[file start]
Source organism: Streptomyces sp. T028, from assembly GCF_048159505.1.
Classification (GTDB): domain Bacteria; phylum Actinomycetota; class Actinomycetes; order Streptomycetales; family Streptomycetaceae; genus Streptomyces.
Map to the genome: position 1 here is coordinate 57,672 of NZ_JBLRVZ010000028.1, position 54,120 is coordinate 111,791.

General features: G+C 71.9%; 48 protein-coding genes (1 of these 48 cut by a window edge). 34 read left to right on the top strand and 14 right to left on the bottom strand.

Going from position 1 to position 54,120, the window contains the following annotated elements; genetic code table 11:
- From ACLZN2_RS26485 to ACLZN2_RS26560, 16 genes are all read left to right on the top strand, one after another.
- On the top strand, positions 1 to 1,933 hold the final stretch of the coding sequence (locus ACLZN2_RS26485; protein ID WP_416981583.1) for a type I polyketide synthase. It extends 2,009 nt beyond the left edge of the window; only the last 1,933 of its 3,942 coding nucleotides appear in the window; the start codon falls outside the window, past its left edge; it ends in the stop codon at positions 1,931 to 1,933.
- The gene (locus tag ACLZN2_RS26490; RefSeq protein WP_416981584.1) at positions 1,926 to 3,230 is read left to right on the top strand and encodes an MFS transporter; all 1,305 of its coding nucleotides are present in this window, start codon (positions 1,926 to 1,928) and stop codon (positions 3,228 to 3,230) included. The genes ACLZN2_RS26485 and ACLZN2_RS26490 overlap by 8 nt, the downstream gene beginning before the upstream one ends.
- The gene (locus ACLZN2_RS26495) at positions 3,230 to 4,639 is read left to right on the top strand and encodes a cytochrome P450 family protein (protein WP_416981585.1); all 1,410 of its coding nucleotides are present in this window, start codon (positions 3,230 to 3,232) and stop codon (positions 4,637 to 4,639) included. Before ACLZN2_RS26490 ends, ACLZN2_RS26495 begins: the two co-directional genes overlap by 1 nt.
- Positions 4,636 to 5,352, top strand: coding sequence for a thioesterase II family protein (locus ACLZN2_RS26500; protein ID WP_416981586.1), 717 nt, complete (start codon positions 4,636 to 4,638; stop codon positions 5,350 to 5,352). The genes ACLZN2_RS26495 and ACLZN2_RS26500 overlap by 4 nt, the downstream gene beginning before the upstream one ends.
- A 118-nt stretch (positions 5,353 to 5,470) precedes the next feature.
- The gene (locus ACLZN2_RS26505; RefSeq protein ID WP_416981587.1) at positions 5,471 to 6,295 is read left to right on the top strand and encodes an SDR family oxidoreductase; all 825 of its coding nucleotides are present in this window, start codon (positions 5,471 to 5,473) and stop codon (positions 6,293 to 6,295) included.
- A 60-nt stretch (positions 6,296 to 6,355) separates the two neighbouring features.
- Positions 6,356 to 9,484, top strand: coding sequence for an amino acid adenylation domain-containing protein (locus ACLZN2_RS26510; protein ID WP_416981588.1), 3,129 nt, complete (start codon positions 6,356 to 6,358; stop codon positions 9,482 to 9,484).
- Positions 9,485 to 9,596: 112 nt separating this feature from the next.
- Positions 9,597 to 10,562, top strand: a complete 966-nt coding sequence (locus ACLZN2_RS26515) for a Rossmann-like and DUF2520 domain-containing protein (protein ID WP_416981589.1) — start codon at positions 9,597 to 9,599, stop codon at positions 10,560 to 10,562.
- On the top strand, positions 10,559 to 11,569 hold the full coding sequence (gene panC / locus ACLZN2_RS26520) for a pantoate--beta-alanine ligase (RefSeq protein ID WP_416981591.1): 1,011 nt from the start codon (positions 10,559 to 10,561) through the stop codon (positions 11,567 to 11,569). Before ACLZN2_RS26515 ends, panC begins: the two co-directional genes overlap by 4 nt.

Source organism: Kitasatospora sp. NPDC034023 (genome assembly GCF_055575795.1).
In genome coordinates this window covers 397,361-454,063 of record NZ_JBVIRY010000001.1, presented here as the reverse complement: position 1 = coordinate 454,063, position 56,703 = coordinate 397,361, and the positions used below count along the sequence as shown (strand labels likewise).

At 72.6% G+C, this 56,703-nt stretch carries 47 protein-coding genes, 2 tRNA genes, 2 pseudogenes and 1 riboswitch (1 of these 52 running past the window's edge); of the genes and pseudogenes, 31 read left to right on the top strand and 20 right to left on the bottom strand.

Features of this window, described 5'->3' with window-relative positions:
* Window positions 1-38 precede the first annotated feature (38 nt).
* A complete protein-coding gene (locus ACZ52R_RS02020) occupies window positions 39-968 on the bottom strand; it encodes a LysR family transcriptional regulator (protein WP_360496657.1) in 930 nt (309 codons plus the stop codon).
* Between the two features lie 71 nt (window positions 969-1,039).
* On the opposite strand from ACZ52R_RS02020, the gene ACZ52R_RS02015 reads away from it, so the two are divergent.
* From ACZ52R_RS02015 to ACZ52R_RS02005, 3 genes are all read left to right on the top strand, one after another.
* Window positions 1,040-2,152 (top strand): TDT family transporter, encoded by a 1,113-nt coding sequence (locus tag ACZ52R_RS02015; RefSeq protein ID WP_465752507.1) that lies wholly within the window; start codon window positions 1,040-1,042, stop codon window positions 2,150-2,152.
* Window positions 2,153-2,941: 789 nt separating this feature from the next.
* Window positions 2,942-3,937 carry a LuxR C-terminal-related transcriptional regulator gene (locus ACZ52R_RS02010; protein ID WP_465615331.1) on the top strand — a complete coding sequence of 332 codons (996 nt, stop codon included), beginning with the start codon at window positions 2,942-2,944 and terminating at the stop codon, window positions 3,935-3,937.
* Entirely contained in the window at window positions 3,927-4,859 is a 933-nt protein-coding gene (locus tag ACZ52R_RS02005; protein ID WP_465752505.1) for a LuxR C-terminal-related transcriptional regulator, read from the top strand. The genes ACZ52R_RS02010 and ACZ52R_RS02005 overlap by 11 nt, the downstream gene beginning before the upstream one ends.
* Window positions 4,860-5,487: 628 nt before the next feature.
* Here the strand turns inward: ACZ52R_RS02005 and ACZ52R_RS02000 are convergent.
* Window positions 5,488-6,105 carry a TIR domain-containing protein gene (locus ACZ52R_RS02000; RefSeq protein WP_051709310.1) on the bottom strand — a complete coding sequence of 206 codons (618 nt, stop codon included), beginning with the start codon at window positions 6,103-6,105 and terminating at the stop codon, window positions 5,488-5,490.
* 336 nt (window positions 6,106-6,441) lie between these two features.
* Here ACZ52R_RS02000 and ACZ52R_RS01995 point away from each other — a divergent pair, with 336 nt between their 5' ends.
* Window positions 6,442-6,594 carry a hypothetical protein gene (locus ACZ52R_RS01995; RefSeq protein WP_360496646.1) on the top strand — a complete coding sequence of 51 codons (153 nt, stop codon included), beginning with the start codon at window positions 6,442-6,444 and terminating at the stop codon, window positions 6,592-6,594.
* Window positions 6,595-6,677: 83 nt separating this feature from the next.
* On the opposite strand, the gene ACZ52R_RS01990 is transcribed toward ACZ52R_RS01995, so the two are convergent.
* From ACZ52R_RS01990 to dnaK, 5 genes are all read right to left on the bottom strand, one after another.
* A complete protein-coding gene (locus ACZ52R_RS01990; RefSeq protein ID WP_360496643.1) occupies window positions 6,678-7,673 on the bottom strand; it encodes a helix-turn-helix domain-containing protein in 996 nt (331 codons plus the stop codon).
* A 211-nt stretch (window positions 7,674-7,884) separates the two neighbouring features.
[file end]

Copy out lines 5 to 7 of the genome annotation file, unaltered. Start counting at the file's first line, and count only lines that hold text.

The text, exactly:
Going from position 1 to position 54,120, the window contains the following annotated elements; genetic code table 11:
- From ACLZN2_RS26485 to ACLZN2_RS26560, 16 genes are all read left to right on the top strand, one after another.
- On the top strand, positions 1 to 1,933 hold the final stretch of the coding sequence (locus ACLZN2_RS26485; protein ID WP_416981583.1) for a type I polyketide synthase. It extends 2,009 nt beyond the left edge of the window; only the last 1,933 of its 3,942 coding nucleotides appear in the window; the start codon falls outside the window, past its left edge; it ends in the stop codon at positions 1,931 to 1,933.